WorldCom’s appointment in August of a “chief restructuring officer” to turn around the blighted company and get it out of Chapter 11 was the coming of age for interim managers. As senior executives with bags of experience, interim managers are generally appointed for a particular assignment on a short-term basis of between three months and a year.
Interims are more than a simple stop-gap, doing more than just filling in when a senior executive suddenly departs through sacking, illness or death. Increasingly, interims are change managers – not consultants – taking the reins of a department, division or an entire company. They have the advantage of being untainted by company politics and able to focus clearly on strategic decisions.
In recent years, interims” skills have been in such demand that it is estimated that every one of the FTSE-100 companies has used an interim manager. As a result, an industry worth an estimated £500m annually has sprung up in order to supply them. Companies such as Ashton Penney and Boyden Interim Management offer interim executives possessed with as many skills as you want, from databases holding thousands of candidates’ details.
However, an interim manager’s services come at a price. The creme de la creme earn up to £750 a day, with the agency taking an additional £200 to £300 a day. But ask a company which has hired such an individual whether this is cost-effective and the response is often frank. “It is often the only option,” says John Ross, head of financial management at Old Mutual Assurance. “In some circumstances, anything else is too risky.”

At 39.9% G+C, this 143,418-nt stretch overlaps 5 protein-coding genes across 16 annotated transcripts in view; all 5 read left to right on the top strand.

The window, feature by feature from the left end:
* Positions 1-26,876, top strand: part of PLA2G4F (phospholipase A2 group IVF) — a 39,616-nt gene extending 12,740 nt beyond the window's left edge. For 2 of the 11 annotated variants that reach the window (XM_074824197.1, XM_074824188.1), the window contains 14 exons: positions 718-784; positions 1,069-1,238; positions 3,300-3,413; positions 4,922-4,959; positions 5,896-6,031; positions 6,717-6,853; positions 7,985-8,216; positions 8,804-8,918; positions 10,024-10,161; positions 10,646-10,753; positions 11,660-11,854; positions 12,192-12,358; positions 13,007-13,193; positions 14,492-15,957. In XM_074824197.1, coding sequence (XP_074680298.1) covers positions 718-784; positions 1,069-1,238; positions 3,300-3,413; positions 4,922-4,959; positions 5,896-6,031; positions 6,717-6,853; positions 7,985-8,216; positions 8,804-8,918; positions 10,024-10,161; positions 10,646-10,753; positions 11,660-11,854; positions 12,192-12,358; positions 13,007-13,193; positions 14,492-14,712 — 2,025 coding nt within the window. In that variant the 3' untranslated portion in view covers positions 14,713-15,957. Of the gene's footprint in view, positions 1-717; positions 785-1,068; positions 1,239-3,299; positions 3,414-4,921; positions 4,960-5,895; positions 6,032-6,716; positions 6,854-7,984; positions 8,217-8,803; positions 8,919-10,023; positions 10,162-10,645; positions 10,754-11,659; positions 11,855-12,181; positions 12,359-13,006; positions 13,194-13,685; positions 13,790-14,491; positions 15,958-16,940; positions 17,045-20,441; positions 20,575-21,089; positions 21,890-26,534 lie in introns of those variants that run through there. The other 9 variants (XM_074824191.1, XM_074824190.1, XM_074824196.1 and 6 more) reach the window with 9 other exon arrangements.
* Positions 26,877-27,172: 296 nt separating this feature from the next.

Ross turned to an interim manager when he had to make operational changes at a previous company. “I had to move quickly to change management but had no obvious candidates to put in place. The existing individual wasn’t up to the task so I needed someone who could get the show on the road.” The interim manager then turned the department round, while Ross hired a new permanent member of staff at a later date.
Ross believes that, in an era when ageism is rife, the very thing that puts many employers off recruiting certain people – their maturity and experience – is exactly what they look for in the right interim manager.
“True, they can be expensive, but if you have no one in a key area then it’s money well spent,” he says. And, when you consider all the holiday and sickness money you are not paying with an interim, the costs begin to appear more equitable.
There are many advantages in hiring such a corporate gunslinger, says Nick Robeson, managing director of Boyden Interim Management. “These guys are charismatic, lucid, lateral thinkers and take things on board very quickly. The cost of letting someone senior go can be high, and since interim managers are paid on a daily rate, they don’t have to be tied into large executive contracts.”
However, the costs of hiring an interim are not always economic. Staff do not take kindly to newcomers with an agenda for change, less so if they know the individual is only going to be around for six months. “Change is very difficult and people get frightened,” says Christopher Kirkham-Sandy, who became an interim manager in 1989 after selling out of a business.
Kirkham-Sandy has worked for Wilkinson Sword and Laird, the automotive parts business, among others. “It requires sensitivity. If you handle it properly the staff respond well – if you don’t, you are seen as a threat,” he says.
Another important aspect of the interim executive’s role is to leave behind the right environment for the new, long-term management, says David Harris, partner at the Ashton Penney Partnership. So skills need to be transferred to the new management. “It’s as much about mentoring as anything,” he says.
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